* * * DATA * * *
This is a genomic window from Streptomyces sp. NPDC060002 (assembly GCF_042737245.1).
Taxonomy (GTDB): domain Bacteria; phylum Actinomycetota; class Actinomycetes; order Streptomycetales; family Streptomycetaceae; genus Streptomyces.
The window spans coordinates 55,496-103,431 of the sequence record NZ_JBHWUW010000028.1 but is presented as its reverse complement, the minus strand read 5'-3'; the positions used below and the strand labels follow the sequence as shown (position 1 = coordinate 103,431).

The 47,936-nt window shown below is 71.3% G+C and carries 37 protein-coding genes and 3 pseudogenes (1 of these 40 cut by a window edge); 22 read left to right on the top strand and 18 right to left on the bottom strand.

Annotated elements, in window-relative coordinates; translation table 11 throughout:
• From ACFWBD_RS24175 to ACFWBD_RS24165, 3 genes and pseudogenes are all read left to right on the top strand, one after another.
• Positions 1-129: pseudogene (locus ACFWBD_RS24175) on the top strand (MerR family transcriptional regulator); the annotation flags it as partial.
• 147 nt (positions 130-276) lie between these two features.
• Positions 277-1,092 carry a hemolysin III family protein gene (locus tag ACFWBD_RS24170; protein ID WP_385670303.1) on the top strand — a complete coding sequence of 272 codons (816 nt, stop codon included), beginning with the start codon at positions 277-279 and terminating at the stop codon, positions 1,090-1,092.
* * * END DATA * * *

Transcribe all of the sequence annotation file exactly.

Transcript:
This is a genomic window from Streptomyces sp. NPDC060002 (assembly GCF_042737245.1).
Taxonomy (GTDB): domain Bacteria; phylum Actinomycetota; class Actinomycetes; order Streptomycetales; family Streptomycetaceae; genus Streptomyces.
The window spans coordinates 55,496-103,431 of the sequence record NZ_JBHWUW010000028.1 but is presented as its reverse complement, the minus strand read 5'-3'; the positions used below and the strand labels follow the sequence as shown (position 1 = coordinate 103,431).

The 47,936-nt window shown below is 71.3% G+C and carries 37 protein-coding genes and 3 pseudogenes (1 of these 40 cut by a window edge); 22 read left to right on the top strand and 18 right to left on the bottom strand.

Annotated elements, in window-relative coordinates; translation table 11 throughout:
• From ACFWBD_RS24175 to ACFWBD_RS24165, 3 genes and pseudogenes are all read left to right on the top strand, one after another.
• Positions 1-129: pseudogene (locus ACFWBD_RS24175) on the top strand (MerR family transcriptional regulator); the annotation flags it as partial.
• 147 nt (positions 130-276) lie between these two features.
• Positions 277-1,092 carry a hemolysin III family protein gene (locus tag ACFWBD_RS24170; protein ID WP_385670303.1) on the top strand — a complete coding sequence of 272 codons (816 nt, stop codon included), beginning with the start codon at positions 277-279 and terminating at the stop codon, positions 1,090-1,092.